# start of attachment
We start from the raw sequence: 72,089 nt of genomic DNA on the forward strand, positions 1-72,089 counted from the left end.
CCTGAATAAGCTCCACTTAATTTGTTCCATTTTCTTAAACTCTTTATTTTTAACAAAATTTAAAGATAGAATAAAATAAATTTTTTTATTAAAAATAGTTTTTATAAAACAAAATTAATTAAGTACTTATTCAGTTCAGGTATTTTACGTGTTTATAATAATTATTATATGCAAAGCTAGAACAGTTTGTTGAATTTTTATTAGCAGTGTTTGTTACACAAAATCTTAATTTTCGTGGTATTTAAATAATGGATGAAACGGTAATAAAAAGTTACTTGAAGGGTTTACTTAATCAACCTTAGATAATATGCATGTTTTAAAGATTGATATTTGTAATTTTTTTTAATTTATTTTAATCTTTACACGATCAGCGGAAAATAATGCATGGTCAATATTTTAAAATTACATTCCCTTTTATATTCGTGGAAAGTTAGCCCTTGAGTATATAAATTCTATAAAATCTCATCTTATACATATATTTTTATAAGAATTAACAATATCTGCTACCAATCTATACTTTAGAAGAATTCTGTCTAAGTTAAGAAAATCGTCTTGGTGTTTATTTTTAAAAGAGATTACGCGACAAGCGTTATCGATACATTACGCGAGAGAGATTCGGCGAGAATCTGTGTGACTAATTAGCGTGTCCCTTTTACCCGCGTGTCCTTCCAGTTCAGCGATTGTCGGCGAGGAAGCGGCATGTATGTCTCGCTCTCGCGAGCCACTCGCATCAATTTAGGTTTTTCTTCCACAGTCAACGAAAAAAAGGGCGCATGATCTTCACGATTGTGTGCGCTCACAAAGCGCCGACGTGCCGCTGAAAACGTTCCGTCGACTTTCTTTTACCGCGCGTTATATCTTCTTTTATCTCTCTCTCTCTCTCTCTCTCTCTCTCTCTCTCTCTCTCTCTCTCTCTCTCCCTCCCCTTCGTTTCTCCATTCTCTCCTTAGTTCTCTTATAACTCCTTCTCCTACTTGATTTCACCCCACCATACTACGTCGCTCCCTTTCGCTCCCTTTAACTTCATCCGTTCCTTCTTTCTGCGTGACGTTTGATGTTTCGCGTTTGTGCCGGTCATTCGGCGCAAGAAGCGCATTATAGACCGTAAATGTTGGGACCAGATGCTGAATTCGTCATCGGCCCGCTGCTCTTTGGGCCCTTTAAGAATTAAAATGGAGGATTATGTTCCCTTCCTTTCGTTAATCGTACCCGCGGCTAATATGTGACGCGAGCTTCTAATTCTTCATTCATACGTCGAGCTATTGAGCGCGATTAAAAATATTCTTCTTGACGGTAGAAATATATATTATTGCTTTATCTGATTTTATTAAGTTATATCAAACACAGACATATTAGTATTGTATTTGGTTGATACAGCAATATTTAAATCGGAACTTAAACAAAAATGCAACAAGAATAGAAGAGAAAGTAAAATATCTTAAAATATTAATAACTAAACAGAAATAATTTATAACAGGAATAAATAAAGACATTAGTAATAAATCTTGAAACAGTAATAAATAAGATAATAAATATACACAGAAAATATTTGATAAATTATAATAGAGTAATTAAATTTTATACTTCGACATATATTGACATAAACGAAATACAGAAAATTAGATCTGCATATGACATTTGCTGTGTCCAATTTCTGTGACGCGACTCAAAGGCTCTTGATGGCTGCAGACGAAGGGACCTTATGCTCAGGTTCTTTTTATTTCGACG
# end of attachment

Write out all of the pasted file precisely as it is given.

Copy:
We start from the raw sequence: 72,089 nt of genomic DNA on the forward strand, positions 1-72,089 counted from the left end.
CCTGAATAAGCTCCACTTAATTTGTTCCATTTTCTTAAACTCTTTATTTTTAACAAAATTTAAAGATAGAATAAAATAAATTTTTTTATTAAAAATAGTTTTTATAAAACAAAATTAATTAAGTACTTATTCAGTTCAGGTATTTTACGTGTTTATAATAATTATTATATGCAAAGCTAGAACAGTTTGTTGAATTTTTATTAGCAGTGTTTGTTACACAAAATCTTAATTTTCGTGGTATTTAAATAATGGATGAAACGGTAATAAAAAGTTACTTGAAGGGTTTACTTAATCAACCTTAGATAATATGCATGTTTTAAAGATTGATATTTGTAATTTTTTTTAATTTATTTTAATCTTTACACGATCAGCGGAAAATAATGCATGGTCAATATTTTAAAATTACATTCCCTTTTATATTCGTGGAAAGTTAGCCCTTGAGTATATAAATTCTATAAAATCTCATCTTATACATATATTTTTATAAGAATTAACAATATCTGCTACCAATCTATACTTTAGAAGAATTCTGTCTAAGTTAAGAAAATCGTCTTGGTGTTTATTTTTAAAAGAGATTACGCGACAAGCGTTATCGATACATTACGCGAGAGAGATTCGGCGAGAATCTGTGTGACTAATTAGCGTGTCCCTTTTACCCGCGTGTCCTTCCAGTTCAGCGATTGTCGGCGAGGAAGCGGCATGTATGTCTCGCTCTCGCGAGCCACTCGCATCAATTTAGGTTTTTCTTCCACAGTCAACGAAAAAAAGGGCGCATGATCTTCACGATTGTGTGCGCTCACAAAGCGCCGACGTGCCGCTGAAAACGTTCCGTCGACTTTCTTTTACCGCGCGTTATATCTTCTTTTATCTCTCTCTCTCTCTCTCTCTCTCTCTCTCTCTCTCTCTCTCTCTCTCTCTCCCTCCCCTTCGTTTCTCCATTCTCTCCTTAGTTCTCTTATAACTCCTTCTCCTACTTGATTTCACCCCACCATACTACGTCGCTCCCTTTCGCTCCCTTTAACTTCATCCGTTCCTTCTTTCTGCGTGACGTTTGATGTTTCGCGTTTGTGCCGGTCATTCGGCGCAAGAAGCGCATTATAGACCGTAAATGTTGGGACCAGATGCTGAATTCGTCATCGGCCCGCTGCTCTTTGGGCCCTTTAAGAATTAAAATGGAGGATTATGTTCCCTTCCTTTCGTTAATCGTACCCGCGGCTAATATGTGACGCGAGCTTCTAATTCTTCATTCATACGTCGAGCTATTGAGCGCGATTAAAAATATTCTTCTTGACGGTAGAAATATATATTATTGCTTTATCTGATTTTATTAAGTTATATCAAACACAGACATATTAGTATTGTATTTGGTTGATACAGCAATATTTAAATCGGAACTTAAACAAAAATGCAACAAGAATAGAAGAGAAAGTAAAATATCTTAAAATATTAATAACTAAACAGAAATAATTTATAACAGGAATAAATAAAGACATTAGTAATAAATCTTGAAACAGTAATAAATAAGATAATAAATATACACAGAAAATATTTGATAAATTATAATAGAGTAATTAAATTTTATACTTCGACATATATTGACATAAACGAAATACAGAAAATTAGATCTGCATATGACATTTGCTGTGTCCAATTTCTGTGACGCGACTCAAAGGCTCTTGATGGCTGCAGACGAAGGGACCTTATGCTCAGGTTCTTTTTATTTCGACG